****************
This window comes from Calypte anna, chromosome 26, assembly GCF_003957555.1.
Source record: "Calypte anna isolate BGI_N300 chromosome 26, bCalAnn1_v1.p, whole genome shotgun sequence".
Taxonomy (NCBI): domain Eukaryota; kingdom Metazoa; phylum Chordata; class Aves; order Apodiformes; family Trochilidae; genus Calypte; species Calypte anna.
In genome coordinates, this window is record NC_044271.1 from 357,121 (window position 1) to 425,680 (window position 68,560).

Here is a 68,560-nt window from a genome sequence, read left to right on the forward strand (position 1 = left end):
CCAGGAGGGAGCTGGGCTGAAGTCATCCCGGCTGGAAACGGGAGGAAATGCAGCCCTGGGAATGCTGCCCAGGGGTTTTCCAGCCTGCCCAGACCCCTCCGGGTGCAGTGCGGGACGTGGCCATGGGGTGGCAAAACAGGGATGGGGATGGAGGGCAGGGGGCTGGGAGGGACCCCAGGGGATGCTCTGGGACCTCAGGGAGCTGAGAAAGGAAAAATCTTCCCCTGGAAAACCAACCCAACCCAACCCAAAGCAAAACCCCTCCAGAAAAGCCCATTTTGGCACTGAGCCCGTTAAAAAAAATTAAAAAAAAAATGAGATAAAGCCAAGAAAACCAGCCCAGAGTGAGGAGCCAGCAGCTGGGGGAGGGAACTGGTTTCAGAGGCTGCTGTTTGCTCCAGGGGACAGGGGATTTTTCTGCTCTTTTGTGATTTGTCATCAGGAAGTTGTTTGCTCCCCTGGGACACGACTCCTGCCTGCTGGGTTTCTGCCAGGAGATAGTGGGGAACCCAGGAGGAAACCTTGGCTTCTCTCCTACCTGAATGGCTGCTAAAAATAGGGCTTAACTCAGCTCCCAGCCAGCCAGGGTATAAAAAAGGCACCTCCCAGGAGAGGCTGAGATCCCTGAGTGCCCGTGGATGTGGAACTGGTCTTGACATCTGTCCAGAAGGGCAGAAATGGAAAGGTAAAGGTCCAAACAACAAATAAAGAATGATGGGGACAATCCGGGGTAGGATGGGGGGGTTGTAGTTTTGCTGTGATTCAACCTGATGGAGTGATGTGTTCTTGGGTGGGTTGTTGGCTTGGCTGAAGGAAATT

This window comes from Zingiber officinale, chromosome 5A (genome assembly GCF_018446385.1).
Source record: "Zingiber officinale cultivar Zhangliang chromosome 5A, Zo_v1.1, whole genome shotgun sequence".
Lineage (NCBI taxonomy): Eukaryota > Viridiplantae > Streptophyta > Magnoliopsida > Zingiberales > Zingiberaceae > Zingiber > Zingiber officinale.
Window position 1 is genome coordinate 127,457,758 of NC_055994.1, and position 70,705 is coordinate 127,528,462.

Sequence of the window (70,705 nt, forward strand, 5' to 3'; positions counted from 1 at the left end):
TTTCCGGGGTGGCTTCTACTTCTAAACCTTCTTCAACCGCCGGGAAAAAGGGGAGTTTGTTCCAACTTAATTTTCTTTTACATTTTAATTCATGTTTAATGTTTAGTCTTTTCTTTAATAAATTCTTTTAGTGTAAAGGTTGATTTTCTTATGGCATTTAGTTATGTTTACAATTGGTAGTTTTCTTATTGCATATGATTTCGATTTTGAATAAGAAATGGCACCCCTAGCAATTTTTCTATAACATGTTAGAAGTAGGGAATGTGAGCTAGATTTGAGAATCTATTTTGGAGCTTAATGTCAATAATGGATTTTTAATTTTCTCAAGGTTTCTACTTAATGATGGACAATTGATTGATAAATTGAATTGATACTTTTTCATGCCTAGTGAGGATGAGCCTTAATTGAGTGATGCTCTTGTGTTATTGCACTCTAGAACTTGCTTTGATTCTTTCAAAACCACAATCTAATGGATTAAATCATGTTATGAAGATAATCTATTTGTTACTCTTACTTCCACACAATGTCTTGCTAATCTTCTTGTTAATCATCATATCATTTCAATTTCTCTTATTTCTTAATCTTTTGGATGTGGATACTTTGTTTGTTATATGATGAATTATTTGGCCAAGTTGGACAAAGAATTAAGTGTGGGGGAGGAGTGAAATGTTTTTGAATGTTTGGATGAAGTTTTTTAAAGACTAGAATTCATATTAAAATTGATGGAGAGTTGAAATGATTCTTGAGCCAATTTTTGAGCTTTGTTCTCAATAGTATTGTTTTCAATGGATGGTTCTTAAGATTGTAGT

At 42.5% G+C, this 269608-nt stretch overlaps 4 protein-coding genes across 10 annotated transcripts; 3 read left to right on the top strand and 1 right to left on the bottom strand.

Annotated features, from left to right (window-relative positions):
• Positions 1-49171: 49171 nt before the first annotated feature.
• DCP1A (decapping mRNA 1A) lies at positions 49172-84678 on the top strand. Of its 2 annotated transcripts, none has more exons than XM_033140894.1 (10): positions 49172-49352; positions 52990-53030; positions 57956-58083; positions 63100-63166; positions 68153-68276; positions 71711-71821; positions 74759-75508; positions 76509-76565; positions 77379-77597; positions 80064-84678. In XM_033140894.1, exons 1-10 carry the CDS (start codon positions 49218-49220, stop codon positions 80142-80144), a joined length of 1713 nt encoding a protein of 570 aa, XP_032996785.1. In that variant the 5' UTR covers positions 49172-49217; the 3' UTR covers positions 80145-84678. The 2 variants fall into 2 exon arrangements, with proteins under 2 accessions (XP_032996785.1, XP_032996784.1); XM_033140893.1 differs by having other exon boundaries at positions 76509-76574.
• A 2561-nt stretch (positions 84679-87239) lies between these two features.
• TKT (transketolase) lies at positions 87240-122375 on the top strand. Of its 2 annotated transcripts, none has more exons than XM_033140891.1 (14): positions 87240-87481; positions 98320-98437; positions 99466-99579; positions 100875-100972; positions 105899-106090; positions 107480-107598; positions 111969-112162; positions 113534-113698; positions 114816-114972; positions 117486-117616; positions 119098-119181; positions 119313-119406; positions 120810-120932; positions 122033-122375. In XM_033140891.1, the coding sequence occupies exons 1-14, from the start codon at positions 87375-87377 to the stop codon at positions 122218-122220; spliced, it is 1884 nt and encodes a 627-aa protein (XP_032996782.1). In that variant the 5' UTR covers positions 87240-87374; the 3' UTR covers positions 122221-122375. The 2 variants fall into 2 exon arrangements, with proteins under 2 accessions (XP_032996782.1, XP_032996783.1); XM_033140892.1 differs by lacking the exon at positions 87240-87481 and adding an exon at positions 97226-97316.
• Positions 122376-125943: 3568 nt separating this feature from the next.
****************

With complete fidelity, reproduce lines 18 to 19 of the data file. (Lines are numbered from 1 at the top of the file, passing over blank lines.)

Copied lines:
• TKT (transketolase) lies at positions 87240-122375 on the top strand. Of its 2 annotated transcripts, none has more exons than XM_033140891.1 (14): positions 87240-87481; positions 98320-98437; positions 99466-99579; positions 100875-100972; positions 105899-106090; positions 107480-107598; positions 111969-112162; positions 113534-113698; positions 114816-114972; positions 117486-117616; positions 119098-119181; positions 119313-119406; positions 120810-120932; positions 122033-122375. In XM_033140891.1, the coding sequence occupies exons 1-14, from the start codon at positions 87375-87377 to the stop codon at positions 122218-122220; spliced, it is 1884 nt and encodes a 627-aa protein (XP_032996782.1). In that variant the 5' UTR covers positions 87240-87374; the 3' UTR covers positions 122221-122375. The 2 variants fall into 2 exon arrangements, with proteins under 2 accessions (XP_032996782.1, XP_032996783.1); XM_033140892.1 differs by lacking the exon at positions 87240-87481 and adding an exon at positions 97226-97316.
• Positions 122376-125943: 3568 nt separating this feature from the next.